The charging current is a characteristic value for charging batteries. It applies equally to chargers used to charge rechargeable batteries of mobile devices and to charging stations for electric vehicles. In general, the charging current, the charging time and the nominal capacity are directly related. The amount of charging current cannot be set arbitrarily; it depends on the charging equipment and the type of battery and is taken into account accordingly in the charging procedures.
The charging current can be used to charge batteries until they are fully charged. The charging time required for this depends on the nominal capacity of the battery. If a battery has a nominal capacity of 1,200 mAh, then a completely discharged battery could theoretically be charged with a charge current of 1.2 A in one hour or with 600 mA charge current in 2 hours. The charging current is often set in relation to the nominal capacity in coulombs (C), for example, 0.5C or C/2 is specified as the charging current. This means that the charging current for the battery is equal to half the nominal capacity. If this is 1,500 mAh, for example, then the charging current is 750 mA and the charging time is 2 hours. If the charging current is 2C, the charging current would be 3 A, and the charging time would drop to 0.5 hours.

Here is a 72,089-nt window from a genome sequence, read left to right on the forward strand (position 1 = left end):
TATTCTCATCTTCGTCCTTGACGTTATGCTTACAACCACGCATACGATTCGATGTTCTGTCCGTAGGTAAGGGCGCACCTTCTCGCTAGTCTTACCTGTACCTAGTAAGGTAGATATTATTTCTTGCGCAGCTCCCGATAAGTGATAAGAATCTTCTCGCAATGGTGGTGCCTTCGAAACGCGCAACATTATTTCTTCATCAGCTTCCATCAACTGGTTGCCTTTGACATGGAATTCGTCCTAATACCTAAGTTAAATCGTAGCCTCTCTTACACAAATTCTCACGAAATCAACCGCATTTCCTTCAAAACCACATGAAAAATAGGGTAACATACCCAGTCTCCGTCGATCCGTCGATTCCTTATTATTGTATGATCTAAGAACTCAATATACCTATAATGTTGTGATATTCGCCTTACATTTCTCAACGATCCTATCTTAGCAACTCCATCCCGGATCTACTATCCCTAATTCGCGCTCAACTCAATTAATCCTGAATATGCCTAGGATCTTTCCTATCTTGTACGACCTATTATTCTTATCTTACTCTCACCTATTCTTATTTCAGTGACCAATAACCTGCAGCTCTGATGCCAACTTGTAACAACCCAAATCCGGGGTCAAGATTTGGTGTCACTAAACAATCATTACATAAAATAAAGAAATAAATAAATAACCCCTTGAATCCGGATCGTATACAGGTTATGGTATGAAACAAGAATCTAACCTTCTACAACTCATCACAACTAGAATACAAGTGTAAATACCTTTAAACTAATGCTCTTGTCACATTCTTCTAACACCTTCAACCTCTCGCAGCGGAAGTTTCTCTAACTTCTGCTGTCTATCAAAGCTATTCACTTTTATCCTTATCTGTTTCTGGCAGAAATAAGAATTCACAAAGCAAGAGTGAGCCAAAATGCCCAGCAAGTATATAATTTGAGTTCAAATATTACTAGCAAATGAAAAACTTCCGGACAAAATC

Batteries are charged with charge current. Their state of charge is the State of Charge( SoC). When the battery is fully charged, the state of charge is 100%. If energy is removed, then the State of Charge decreases by the portion of the discharge energy shown in the Depth of Discharge( DoD). If a battery is fully charged, then the SoC value is 100%, and the DoD value is 0%, because no charge has yet been removed. If the battery is discharged, the SoC value is 0 % and the DoD value 100 %.
Depending on the battery type, they are charged with constant current, constant voltage, constant current constant voltage( CCCV) according to the IU charging method or with a pulsed charging current.